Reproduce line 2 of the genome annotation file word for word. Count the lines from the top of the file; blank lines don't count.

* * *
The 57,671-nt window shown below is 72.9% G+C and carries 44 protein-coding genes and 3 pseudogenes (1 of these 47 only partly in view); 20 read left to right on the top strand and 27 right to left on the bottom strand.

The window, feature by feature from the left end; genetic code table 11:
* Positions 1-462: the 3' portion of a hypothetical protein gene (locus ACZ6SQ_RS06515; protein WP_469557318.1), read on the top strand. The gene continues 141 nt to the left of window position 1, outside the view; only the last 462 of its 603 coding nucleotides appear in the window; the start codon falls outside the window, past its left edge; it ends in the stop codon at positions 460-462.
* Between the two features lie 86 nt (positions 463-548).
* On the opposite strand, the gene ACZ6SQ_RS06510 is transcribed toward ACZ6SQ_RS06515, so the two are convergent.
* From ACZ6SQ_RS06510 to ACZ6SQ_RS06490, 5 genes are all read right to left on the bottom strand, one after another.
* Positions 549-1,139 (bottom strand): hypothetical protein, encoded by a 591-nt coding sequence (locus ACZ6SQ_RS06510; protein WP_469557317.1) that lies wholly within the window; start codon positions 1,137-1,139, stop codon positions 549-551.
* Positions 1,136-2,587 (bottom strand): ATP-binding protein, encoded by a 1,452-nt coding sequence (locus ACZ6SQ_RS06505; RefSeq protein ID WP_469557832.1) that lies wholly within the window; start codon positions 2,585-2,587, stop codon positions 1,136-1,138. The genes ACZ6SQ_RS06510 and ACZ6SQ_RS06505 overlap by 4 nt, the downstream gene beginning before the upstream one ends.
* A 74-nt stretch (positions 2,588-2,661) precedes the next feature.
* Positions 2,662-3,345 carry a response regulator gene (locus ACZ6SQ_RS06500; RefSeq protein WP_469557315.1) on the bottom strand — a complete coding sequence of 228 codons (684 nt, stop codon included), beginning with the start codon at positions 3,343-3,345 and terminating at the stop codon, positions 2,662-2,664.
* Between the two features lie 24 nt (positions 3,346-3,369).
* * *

The window, feature by feature from the left end; genetic code table 11: